What millennials want
Beingful work is work that fulfills the needs of our whole person or being, which includes our material, psychological, social, and higher needs. Our research shows that when the workplace (better yet, workspace) aims to fulfil the needs of our “whole person”, we can be more authentic at work, and also see our work as meaningful and engaging. These, in turn, greatly improve our well-being, given that more than half our waking life is spent at work. As a prominent scholar, Prof. Dave Ulrich, a professor of business at the University of Michigan’s Ross School of Business and a leading scholar in the field of HR once put it, companies really need to “engage not only the body but the mind and soul of every employee.” Our own research shows that meaningful and engaging work accounts for more than 20 per cent of an employee’s overall well-being in life, which is large by all measures! Other studies show that employee engagement similarly adds more than 20 per cent to the company’s profitability, which is one way to measure corporate well-being.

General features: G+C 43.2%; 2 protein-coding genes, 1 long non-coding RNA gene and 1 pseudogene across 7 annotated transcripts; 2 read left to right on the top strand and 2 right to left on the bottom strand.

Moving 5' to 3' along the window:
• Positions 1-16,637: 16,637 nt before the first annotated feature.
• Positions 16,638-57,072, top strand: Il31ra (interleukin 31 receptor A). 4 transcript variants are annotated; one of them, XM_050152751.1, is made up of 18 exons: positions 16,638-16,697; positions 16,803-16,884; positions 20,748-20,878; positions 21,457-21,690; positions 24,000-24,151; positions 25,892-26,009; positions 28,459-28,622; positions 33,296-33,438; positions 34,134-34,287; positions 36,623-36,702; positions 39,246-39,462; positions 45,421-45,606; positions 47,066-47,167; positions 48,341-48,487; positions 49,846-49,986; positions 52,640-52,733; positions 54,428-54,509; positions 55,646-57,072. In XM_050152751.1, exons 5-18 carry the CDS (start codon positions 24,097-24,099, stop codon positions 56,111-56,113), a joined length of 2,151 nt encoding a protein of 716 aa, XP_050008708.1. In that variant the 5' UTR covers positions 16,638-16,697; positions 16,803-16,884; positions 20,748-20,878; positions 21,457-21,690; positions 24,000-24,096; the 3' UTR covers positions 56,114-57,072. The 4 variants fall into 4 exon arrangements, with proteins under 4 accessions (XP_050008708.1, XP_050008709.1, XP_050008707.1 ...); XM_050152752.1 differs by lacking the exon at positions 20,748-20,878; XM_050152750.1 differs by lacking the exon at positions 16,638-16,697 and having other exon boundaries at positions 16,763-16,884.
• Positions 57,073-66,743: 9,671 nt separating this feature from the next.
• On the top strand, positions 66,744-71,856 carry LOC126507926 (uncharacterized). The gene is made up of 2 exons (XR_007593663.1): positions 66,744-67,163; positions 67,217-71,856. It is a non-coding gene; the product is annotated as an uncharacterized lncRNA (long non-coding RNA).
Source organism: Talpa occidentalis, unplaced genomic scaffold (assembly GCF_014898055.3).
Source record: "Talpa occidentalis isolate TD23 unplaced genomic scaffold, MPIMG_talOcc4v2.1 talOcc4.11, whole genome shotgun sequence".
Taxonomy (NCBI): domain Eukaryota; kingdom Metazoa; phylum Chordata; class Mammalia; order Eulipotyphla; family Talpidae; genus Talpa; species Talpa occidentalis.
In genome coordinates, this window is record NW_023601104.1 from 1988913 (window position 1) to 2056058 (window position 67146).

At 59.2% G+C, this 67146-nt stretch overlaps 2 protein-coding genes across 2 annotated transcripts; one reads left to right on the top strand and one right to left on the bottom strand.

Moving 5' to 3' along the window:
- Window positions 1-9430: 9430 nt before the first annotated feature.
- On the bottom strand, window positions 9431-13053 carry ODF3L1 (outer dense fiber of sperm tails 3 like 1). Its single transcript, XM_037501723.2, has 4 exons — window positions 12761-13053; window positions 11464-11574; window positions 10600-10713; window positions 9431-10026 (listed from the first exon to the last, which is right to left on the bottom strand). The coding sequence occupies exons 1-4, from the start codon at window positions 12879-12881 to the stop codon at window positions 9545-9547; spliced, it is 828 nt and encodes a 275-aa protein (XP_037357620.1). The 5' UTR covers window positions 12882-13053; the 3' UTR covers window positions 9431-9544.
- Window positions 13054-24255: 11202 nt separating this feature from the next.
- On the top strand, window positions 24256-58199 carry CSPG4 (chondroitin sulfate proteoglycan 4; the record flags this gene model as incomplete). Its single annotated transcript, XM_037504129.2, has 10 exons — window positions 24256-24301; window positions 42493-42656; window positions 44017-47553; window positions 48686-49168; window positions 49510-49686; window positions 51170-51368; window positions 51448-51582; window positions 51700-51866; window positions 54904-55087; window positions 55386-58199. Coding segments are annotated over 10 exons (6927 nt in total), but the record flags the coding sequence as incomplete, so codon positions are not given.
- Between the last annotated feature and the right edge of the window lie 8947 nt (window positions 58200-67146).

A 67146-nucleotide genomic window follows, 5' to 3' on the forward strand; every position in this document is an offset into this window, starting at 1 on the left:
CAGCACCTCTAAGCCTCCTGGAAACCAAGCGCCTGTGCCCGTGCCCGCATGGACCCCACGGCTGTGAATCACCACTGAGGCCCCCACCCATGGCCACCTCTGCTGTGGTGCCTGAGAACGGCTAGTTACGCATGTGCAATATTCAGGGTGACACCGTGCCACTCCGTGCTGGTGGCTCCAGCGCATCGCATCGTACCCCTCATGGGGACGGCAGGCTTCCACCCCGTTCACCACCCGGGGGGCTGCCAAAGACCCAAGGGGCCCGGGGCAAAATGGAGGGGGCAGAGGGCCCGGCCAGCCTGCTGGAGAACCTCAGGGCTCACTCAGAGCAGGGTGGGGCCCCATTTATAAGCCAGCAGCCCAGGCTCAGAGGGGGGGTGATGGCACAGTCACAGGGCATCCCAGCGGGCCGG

The ideal workplace for millennials is, therefore, one that seeks to fulfil the needs of the whole person or being, including physical health, monetary, career and ambition, intellect, personality, emotions and feelings, sense of freedom, collaboration, service, desire for societal impact, connection to nature, doing the right thing, and spirituality needs. The key to this whole puzzle is to realise that seeking to fulfill these “whole person” needs will lead to positive energy, which results from positive emotions and feelings. Positive energy is to the workplace what gravity is to matter – it has an irresistible pull, and there’s no limit to it.
What managers can do